BEIRUT: A suicide car bombing killed at least 24 people Saturday in an attack near buses for Syrians evacuated from two besieged government-held towns, a monitor said.
The Syrian Observatory for Human Rights said the attack in Rashidin, west of Aleppo, targeted residents evacuated from the northern towns of Fuaa and Kafraya under a deal reached between the regime and rebels.
An AFP reporter in Rashidin saw several bodies, body parts and blood scattered on the ground.
"The suicide bomber was driving a van supposedly carrying aid supplies and detonated near the buses," the Observatory said.
It warned that the death toll was likely to rise given the "several dozens wounded" at the blast site.
State television said the car bombing had been carried out by "terrorist groups", a term the regime applies to all armed opposition groups.
It was not immediately clear if rebels at the transit point were among the dead.
The attack took place as thousands of evacuees from the besieged government-held towns of Fuaa and Kafraya waited to continue their journey to regime-controlled Aleppo, the coastal province of Latakia, or Damascus.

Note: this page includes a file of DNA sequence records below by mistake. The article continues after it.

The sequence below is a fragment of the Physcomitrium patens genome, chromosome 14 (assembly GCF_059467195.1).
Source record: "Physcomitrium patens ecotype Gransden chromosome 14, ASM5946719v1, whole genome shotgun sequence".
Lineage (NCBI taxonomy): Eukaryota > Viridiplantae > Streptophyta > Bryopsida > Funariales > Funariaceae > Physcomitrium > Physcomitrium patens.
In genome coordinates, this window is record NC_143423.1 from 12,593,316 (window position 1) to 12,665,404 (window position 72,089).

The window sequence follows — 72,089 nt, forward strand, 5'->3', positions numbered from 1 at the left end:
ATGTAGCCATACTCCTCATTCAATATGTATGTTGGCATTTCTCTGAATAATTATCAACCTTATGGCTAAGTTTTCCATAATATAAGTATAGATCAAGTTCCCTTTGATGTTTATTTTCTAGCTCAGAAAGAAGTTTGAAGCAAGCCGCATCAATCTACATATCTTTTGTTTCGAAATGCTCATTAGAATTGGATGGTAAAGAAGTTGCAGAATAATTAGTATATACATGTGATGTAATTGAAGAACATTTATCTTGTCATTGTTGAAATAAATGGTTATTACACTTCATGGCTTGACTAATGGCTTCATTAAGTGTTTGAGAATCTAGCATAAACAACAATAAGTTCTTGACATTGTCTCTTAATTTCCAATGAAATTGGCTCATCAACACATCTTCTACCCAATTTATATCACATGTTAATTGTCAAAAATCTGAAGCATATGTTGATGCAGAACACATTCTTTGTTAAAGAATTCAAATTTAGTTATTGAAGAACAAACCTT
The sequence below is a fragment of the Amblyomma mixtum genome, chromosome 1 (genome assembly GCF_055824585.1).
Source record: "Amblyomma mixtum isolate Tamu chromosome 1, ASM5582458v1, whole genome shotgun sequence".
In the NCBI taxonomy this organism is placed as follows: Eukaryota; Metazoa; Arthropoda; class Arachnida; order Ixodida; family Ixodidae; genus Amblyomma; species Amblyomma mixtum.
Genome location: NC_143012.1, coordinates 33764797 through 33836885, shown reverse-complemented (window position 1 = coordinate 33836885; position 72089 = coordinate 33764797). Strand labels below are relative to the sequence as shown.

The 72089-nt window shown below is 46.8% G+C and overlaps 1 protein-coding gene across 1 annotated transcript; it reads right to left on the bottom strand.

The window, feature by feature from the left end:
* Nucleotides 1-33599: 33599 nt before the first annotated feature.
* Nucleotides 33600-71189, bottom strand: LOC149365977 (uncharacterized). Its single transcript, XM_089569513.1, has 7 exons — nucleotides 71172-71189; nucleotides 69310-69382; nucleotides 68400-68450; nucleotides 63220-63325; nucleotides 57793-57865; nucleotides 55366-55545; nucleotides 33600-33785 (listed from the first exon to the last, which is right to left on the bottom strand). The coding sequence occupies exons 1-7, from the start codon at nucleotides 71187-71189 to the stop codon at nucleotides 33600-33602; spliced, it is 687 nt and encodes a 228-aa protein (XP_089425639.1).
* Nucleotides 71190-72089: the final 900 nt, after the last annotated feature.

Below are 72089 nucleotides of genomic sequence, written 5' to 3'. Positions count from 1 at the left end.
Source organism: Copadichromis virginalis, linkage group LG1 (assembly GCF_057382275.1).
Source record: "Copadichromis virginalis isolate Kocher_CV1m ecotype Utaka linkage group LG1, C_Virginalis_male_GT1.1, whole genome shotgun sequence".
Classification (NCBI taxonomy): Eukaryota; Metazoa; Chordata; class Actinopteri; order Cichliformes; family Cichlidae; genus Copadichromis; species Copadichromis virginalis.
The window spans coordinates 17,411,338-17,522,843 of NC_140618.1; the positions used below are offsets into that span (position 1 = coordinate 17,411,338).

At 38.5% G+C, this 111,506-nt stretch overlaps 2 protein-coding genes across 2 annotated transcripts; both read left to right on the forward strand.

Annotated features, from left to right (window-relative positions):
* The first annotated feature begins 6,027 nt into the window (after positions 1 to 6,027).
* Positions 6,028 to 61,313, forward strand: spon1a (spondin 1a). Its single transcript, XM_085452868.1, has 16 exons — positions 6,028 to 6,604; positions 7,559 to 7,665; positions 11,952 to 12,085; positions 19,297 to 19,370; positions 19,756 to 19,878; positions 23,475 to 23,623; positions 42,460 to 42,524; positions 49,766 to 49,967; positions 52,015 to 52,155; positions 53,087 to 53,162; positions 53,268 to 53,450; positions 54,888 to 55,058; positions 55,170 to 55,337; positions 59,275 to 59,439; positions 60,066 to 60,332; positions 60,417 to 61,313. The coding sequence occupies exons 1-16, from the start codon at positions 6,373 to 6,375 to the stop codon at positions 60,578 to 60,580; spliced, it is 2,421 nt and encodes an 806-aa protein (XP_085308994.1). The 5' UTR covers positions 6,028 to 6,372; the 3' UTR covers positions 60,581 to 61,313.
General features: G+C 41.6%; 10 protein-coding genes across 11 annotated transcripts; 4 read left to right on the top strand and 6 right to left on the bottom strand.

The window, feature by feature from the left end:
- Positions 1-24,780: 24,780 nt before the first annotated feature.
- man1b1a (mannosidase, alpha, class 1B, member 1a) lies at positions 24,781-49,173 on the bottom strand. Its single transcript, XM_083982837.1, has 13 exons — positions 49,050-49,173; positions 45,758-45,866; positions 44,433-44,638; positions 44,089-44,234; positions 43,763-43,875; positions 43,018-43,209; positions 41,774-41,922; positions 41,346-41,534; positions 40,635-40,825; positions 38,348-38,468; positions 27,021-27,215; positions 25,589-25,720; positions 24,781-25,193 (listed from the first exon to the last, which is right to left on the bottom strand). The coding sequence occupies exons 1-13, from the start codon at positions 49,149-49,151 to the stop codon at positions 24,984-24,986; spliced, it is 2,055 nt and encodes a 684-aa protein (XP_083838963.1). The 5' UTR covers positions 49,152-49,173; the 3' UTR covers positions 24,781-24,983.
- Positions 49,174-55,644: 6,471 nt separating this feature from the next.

More than 5,000 people who had lived under crippling siege for more than two years left the two towns, along with 2,200 evacuated from rebel-held Madaya and Zabadani, on Friday.
They were headed for regime or rebel-held areas via government-held second city Aleppo.
Thousands of evacuees from Fuaa and Kafraya were stuck on the road in Rashidin when the bomb went off.
The evacuation, brokered by Iran and Qatar, is set to see more than 30,000 people evacuated in two stages.
The deal had stipulated that in the first stage 8,000 people, including 2,000 loyalist fighters, leave the two towns but in the event just 5,000, including 1,300 fighters left, the Britain-based Observatory said.
Evacuees were left stranded as differences emerged over the number of loyalist fighters leaving, a rebel source said, refusing to elaborate as "negotiations are under way."
Thousands of evacuees from Madaya and Zabadani were also stuck in government-controlled Ramusa, south of Aleppo.
The deal to evacuate the towns was the latest in a string of such agreements, touted by the government as the best way to end the fighting. Rebels say they have been forced out by siege and bombardment.
The regime has retaken several key rebel strongholds including eastern Aleppo since a Russian military intervention in September 2015.